I wish I could share the optimism. Egalitarianism gets most of its drive when the elite need mass support (usually to fend off rival elites). Technology, globalisation and the end of mass warfare have eroded that need to vanishing point in western societies. They will need mass support to cope with severe environmental crises in a few decades, but the recognition of that is a long way off, and further off now than ever.


magari 11.15.16 at 11:38 am

It’s hard to say whether mobility between the centers right and left is over. The reason being that Clinton is so divisive. Imagining a more anodyne Democrat running in her place (say Kerry) makes the “mobile Republican” sound more plausible. On the other hand, Obama repeatedly (!) moderated his positions to the point of betraying his own party’s historical core values and yet could not get Republicans to come to the center with him on legislation. Republican Congresspeople are not Republican voters, but they do set an example — obstruct Democratic success at all costs, do not compromise, do not cooperate.


Salemicus 11.15.16 at 12:03 pm

Part of the problem is the radical disconnect between Democrat descriptions of Trump as a unique threat, and the concrete actions of the Clinton campaign. If Trump really were Hitler, and stopping him at all costs (rather than partisan advantage) were really the priority, then Clinton should have run a “national unity” ticket:
* choose a mainstream Republican as VP.
* pledge to repeal and replace Obamacare.
* nominate pro-life justices to the Supreme Court.
* etc.

Instead, Clinton ran as a partisan Democrat, with a partisan agenda. Maybe because they didn’t really see Trump as a unique threat (see the post-election blather that the worst thing about Trump is he will co-sign Ryan’s agenda). Maybe because they didn’t think Trump could possibly win, so his candidacy was a great opportunity to advance their partisan agenda (see the pre-election blather about all the long-time Democrat priorities Clinton could carry out).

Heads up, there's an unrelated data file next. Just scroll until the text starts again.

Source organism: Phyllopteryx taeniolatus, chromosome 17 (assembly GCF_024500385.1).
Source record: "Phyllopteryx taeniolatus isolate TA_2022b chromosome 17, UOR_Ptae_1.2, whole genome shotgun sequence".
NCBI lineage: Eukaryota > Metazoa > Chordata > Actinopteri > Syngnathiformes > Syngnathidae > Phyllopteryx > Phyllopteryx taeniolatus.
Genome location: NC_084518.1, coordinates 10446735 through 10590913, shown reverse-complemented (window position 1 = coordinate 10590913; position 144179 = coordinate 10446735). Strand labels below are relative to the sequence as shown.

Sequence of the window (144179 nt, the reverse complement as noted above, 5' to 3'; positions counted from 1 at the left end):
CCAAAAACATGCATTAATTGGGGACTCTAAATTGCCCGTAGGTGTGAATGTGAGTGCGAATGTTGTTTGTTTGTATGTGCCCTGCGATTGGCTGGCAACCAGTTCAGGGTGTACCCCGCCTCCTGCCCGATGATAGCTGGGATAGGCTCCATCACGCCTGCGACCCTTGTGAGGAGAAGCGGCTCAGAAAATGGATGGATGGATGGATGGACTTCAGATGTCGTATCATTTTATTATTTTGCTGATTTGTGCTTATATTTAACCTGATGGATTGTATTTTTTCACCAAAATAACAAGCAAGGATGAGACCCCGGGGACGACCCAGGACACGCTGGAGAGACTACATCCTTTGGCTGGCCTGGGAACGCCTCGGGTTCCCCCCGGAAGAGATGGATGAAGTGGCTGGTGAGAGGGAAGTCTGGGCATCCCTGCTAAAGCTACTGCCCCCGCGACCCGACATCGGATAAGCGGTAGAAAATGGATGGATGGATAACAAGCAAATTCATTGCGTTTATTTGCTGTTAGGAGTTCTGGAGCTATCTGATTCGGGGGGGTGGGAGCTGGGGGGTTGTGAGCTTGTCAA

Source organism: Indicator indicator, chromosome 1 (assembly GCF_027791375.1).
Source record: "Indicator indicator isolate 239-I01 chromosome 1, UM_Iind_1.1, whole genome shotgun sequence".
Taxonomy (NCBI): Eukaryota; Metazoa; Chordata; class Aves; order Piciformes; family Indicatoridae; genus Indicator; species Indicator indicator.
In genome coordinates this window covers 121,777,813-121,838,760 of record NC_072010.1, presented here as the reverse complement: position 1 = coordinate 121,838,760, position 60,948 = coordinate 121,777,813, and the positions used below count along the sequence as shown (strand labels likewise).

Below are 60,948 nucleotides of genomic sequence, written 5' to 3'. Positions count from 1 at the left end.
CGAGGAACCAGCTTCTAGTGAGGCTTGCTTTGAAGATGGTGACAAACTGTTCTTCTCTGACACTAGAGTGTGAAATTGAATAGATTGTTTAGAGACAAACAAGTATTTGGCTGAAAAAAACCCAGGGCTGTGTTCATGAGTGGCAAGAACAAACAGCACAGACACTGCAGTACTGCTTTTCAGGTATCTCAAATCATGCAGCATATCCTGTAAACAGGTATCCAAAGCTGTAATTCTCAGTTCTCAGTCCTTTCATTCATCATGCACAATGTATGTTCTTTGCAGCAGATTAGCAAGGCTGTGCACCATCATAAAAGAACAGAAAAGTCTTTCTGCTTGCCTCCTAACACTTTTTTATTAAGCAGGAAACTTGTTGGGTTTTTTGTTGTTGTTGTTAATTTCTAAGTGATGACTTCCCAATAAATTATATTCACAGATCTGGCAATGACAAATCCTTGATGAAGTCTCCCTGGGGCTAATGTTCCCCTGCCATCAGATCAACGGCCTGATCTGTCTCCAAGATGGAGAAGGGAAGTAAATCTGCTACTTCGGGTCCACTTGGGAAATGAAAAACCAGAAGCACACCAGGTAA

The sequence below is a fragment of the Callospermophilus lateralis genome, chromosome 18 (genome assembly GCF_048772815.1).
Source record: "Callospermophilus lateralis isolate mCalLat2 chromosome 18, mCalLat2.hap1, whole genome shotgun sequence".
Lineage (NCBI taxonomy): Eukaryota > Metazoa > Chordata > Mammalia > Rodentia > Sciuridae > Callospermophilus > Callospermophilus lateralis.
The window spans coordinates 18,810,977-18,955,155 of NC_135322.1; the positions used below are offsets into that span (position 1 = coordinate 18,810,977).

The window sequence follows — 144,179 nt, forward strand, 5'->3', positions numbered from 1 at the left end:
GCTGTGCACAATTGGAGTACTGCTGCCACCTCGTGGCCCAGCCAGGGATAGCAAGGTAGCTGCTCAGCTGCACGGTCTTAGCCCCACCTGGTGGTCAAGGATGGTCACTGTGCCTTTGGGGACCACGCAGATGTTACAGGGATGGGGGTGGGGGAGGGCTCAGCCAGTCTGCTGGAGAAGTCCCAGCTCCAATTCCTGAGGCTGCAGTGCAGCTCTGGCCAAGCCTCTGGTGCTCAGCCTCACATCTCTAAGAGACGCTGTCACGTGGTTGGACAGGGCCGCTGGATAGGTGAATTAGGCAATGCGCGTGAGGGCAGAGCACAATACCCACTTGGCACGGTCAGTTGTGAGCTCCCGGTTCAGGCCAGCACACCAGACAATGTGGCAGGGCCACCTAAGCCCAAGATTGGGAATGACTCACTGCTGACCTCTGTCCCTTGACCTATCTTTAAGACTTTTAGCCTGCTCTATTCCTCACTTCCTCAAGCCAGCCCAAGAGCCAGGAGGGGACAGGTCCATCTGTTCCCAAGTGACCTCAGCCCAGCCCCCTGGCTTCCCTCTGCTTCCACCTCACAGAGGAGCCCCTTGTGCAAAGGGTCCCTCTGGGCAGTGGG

And, to be clear, she had every right to do so. But that just turned it into a normal, partisan election, ensuring that Republicans would (mostly) unify behind the Republican candidate. And so a mainstream Republican as VP, repeal and replace, pro-life Supreme Court justices, etc – all the things that Democrats could never-ever-ever sign up to as the price to peel Republicans away from Trump – are going to happen anyway.


Lee A. Arnold 11.15.16 at 12:06 pm

The only lesson for me is that for emotional reasons, a country can destroy itself.

Which I already knew from history, but I always forget, because I had emotional problems as a young adult and I spent decades until they were cured. As a result I always tend to assume that everybody around me is on their own even keel because they have experienced the same, when of course many of them are suppressing uncured emotional dysfunctions of their own. And are going to live and die without realizing what they have now wrought.

And even if they were all to suddenly wake up emotionally (an impossibility), they scarce have the intellectual capacity to realize what this election means:

Investment finance will now start slowly to flee from the United States, and the US won’t be able to finance itself. Why? Because the Chinese are starting their own global free-trade organization; they announced it a day or two after the US election. The perfect moment, and clearly they have long been preparing, by getting out of Treasuries, sending trade reps to every country in the world, and building their own islands for forward naval bases in the Pacific.

International investors will — slowly, then quickly — begin to find it easier to make profits in developing global trade, from OTHER locales that agree to the Chinese trade pact. And it can be done. The Chinese no longer need the US for advanced development. Trump convinced his supporters that he would snooker the Chinese, but the reality is obviously the other way around.